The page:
Some say allowing coal ash in the landfill will boost the local economy through host fees and rail-yard jobs, but others fear the hazards of having toxic materials nearby. County Commissioner Mike Roberts, who said commissioners knew little to nothing about coal ash before the issue arose, said it will take help from state and federal officials to keep coal ash out of the landfill. He told Derby Waters of The Press-Sentinel that it's "the federal government we are fighting, and it’s not an easy fight. We won’t stop fighting it."
Wayne County residents say they fear having coal ash in the vicinity, Candice McKinley writes for The Press-Sentinel. Local resident Judy Butts told her, "We didn't bargain for a mountain of coal ash. We settled in a place with few people and few distractions, because that's the lifestyle we wanted to live. We are scared now that we will no longer have that."
paywall, published a 20-page special section about the controversy on March 12. It included stories, opinions, cartoons, photographs, maps, public notices of meetings, letters to the editor, a timeline of events, a list of Wayne County officials and their contact information, and no advertising, making the section a big investment for the paper. It later ran a full page that included photos of local officials and their views of the proposal.
The story began Jan. 4, when a South Carolina company applied to the Army Corps of Engineers for a permit for a rail spur to dump coal ash in 250 acres of the Republic Services landfill. Officials and residents in Wayne County were not informed of the permit application, despite a required public-comment period. The Corps, which merely put a notice of the application on its website, is involved because the applicant "proposed a discharge of dredged materials into almost 25 acres of jurisdictional wetlands," Waters wrote. "It proposed to construct at rail-yard operation including unloading structures, rail-car wash down stations, parking and an office."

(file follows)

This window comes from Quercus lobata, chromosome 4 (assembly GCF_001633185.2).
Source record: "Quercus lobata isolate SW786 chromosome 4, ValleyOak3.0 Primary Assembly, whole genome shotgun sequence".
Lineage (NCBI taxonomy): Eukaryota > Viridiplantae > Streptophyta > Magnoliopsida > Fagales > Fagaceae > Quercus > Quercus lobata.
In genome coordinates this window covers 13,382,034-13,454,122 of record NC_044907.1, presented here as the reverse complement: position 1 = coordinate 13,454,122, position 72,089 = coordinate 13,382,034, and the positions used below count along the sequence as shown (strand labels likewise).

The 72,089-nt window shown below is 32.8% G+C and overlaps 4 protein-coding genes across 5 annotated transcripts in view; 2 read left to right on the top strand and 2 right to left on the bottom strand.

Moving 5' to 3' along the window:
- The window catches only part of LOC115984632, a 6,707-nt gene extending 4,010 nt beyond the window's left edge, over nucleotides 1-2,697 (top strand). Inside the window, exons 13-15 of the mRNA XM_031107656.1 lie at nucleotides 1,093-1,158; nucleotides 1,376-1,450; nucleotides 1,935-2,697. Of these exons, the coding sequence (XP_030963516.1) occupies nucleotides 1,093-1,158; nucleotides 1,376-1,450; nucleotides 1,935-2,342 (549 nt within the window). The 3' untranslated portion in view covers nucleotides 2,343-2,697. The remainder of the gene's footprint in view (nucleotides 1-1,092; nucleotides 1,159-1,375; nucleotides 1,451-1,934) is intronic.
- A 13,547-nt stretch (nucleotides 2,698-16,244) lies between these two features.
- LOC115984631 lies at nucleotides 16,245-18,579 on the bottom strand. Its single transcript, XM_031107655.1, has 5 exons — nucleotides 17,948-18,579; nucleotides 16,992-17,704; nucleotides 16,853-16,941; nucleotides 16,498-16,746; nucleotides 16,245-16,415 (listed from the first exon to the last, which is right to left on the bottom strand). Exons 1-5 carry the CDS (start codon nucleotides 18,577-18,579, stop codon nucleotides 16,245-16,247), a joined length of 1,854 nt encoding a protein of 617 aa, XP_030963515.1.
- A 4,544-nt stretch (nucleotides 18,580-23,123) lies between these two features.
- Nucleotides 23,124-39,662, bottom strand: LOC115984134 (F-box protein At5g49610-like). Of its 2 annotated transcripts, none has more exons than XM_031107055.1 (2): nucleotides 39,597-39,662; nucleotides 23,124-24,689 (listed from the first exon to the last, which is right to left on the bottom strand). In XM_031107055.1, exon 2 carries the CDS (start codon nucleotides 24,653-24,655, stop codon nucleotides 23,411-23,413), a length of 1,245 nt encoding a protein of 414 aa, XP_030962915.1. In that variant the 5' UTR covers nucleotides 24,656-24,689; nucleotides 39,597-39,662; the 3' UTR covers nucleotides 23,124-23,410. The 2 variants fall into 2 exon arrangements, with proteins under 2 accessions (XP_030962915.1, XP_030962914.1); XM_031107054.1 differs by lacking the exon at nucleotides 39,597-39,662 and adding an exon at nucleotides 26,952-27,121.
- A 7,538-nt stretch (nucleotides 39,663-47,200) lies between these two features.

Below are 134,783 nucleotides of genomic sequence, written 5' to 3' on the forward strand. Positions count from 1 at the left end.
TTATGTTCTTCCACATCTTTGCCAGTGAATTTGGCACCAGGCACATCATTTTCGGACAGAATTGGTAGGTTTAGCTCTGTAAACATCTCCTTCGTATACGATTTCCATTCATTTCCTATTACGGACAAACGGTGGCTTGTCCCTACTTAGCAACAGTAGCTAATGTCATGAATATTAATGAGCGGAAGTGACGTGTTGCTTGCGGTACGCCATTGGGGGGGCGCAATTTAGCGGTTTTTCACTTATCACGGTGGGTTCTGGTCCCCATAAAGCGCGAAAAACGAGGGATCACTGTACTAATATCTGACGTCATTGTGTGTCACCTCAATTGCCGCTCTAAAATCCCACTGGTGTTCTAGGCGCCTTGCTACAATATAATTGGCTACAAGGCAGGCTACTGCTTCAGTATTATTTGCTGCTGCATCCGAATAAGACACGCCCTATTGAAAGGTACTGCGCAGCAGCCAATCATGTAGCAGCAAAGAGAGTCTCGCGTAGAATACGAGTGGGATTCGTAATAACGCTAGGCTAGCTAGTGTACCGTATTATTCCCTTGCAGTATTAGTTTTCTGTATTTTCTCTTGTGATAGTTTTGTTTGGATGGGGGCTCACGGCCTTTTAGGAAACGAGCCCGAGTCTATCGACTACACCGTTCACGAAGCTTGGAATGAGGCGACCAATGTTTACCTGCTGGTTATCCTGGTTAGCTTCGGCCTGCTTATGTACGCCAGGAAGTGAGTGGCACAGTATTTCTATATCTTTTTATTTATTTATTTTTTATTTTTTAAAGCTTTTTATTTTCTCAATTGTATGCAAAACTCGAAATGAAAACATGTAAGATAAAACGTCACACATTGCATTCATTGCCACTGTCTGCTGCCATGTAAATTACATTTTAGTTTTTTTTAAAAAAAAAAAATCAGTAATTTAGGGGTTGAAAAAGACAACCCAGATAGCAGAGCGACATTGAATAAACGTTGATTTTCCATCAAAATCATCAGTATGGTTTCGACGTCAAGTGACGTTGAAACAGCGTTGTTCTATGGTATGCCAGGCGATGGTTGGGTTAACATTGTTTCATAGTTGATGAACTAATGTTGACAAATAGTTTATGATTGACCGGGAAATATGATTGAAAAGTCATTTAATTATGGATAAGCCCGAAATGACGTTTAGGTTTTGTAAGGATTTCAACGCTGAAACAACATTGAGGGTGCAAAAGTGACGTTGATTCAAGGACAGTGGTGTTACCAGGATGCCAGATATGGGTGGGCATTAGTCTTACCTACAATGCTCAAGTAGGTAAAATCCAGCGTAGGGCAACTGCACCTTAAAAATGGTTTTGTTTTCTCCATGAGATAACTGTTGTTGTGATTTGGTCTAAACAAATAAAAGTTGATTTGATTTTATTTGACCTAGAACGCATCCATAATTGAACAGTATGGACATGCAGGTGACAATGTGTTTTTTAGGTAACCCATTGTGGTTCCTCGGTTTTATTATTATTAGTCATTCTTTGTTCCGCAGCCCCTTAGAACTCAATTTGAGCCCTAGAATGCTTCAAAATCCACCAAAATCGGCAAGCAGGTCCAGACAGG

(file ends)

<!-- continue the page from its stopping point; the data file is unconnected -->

An environmental lobbyist told the newspaper he had seen the notice on the Corps website. In January the county commission asked the Corps for a public meeting on the plan. Officials were concerned that the application was limited to basic information about the physical operation, but nothing about environmental and safety issues or where the coal ash and other materials would come from, Waters reported. Officials also met with Republic officials to find out more about their plans, and discovered that Republic is a subsidiary of Central Virginia Properties, the permit applicant. Commission Chair Kevin Copeland told Waters that Republic was opposed to a public meeting, claiming it was properly licensed to take in coal ash.
In February the commission approved funding for a landfill study and the Corps extended the comment period, after prompting from state leaders. In March, Republic agreed to meet with county elected officials as part of an open house at the landfill.
Meanwhile, The Press-Sentinel learned that if coal ash is dumped in the landfill Republic "could be faced with thousands of dollars in penalties for breaching the terms of timberland conservation easements it now claims when paying county property taxes," Waters writes. For the past seven years "the company has saved in property taxes by making use of conservation easements. The penalty the company could have to pay were all the easements removed at one time could be $326,406."
|Dwayne Powell has done many cartoons for the paper.|
The fight is an example of the power and value of community newspapers that live up to their responsibilities. "If it is a newspaper’s duty to print the news and raise hell, the Press-Sentinel is answering the call and rattling Satan’s rafters," Teri Saylor reports for Publisher's Auxiliary, the newspaper of the National Newspaper Association.
NeSmith "vows to never stop until he has accomplished three goals: to extract a guarantee from Republic Services that no coal ash will ever be brought into Wayne County; to convince the Corps of Engineers to deny the permit for the rail spur; and to convince the county to renegotiate its contract with Republic, imposing strict rules on the volume and type of solid waste the landfill is allowed to accept," Saylor writes. He told her, “If I were on my deathbed, I’d get up and keep fighting. I will do whatever it takes, and then some. If it can happen here, it can happen anywhere.”